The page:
Glycogen depletion of the Type II muscle fibers leading to a higher primary gain during exercise draws interesting parallels to the work of Barstow and coworkers. Barstow et al. have reported the percent Type I fibers in the vastus lateralis to be significantly related to the primary component gain in constant-load (1) and to the Δ V̇O2/Δ work rate slope in ramp (2) exercise. Indeed, a similar relationship between percent Type I muscle fibers and the primary gain term was found in the present data set (N = 12, r = 0.73, P = 0.03). Barstow and coworkers suggest that in subjects with a high proportion of Type II fibers, who have a lower primary component V̇O2, this reflects an initial underestimation of the necessary motor units to sustain power output beyond a couple of minutes. This in turn leads to recruitment of more Type II fibers and development of the V̇O2 slow component (1). It must be considered that an individual’s fiber type proportion provides no information on whether or not those fibers are being recruited during exercise. However, it seems reasonable to assume that a person is more likely to recruit a specific fiber pool if those fibers exist in abundance.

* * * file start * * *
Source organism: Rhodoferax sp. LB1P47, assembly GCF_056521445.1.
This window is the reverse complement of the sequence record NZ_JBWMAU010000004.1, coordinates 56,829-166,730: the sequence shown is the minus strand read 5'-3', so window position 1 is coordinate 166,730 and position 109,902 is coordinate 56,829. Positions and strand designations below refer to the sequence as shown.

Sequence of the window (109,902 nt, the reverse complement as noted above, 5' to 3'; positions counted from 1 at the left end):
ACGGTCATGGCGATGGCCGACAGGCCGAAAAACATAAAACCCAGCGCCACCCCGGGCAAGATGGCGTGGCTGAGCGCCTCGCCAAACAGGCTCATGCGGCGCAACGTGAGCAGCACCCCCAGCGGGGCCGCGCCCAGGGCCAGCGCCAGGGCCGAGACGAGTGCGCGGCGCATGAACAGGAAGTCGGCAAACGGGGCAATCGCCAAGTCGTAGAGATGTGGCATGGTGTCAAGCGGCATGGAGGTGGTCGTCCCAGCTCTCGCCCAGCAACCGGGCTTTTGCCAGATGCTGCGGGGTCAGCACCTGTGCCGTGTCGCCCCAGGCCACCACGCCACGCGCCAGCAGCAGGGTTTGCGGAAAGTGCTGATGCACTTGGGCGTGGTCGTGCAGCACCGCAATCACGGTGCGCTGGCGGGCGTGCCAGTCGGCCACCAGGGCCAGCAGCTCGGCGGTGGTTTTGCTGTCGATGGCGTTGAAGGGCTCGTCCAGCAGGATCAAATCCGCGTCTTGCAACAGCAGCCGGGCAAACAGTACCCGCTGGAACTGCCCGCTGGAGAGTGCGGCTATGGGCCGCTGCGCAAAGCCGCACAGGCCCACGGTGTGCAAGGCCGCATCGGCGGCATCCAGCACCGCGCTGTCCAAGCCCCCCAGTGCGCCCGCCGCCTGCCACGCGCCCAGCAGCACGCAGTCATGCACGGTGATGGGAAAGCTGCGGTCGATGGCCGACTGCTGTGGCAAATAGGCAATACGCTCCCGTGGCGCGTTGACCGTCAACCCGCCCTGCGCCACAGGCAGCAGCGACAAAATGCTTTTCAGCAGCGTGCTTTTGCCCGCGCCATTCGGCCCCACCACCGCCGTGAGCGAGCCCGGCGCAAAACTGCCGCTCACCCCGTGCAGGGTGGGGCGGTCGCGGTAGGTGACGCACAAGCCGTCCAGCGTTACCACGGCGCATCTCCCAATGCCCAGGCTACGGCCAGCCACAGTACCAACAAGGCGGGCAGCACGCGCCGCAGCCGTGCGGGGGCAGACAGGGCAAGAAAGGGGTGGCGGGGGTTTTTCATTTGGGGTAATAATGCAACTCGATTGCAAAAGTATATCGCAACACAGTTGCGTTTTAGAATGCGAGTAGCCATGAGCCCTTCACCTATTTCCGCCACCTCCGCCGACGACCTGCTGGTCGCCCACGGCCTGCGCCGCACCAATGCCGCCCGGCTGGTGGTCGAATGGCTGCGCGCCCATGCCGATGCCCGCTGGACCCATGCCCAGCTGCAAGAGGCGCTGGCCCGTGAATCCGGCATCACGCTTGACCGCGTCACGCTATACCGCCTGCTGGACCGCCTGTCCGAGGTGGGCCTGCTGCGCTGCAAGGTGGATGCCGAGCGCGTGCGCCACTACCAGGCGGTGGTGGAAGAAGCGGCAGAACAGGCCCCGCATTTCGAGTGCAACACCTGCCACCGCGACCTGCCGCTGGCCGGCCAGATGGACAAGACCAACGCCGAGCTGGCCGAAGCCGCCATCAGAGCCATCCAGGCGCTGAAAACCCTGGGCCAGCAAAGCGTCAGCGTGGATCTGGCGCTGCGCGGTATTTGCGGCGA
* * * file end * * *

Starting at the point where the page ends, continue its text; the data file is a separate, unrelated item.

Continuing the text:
In the present study, the V̇O2 slow component was significantly reduced after HIGH. The development of the V̇O2 slow component has been attributed to the recruitment of Type II muscle fibers as exercise progresses (10). Glycogen depletion studies show the Type I fibers to be recruited first during exercise, with Type II fibers being recruited as exercise intensity increases (11). In vitro, Type II fibers appear to be less efficient than Type I fibers. Type II fibers produce more heat and consume more oxygen for the same tension development (31). Calcium pump activity is 5–10 times greater, as is actin myosin turnover (9). Isolated mitochondria from Type II fibers exhibit an 18% lower phosphate produced per unit of oxygen consumed (32), thus predicting a higher V̇O2 for a given ATP resynthesis rate. It was therefore hypothesized in the present study that depletion of Type II fibers after the high-intensity exercise protocol would lead to a reduced reliance early in exercise on recruitment of Type II fibers and this would in turn decrease the amplitude of the V̇O2 slow component. Indeed, this may explain the significant delay in the onset of the V̇O2 slow component (TDs) after HIGH.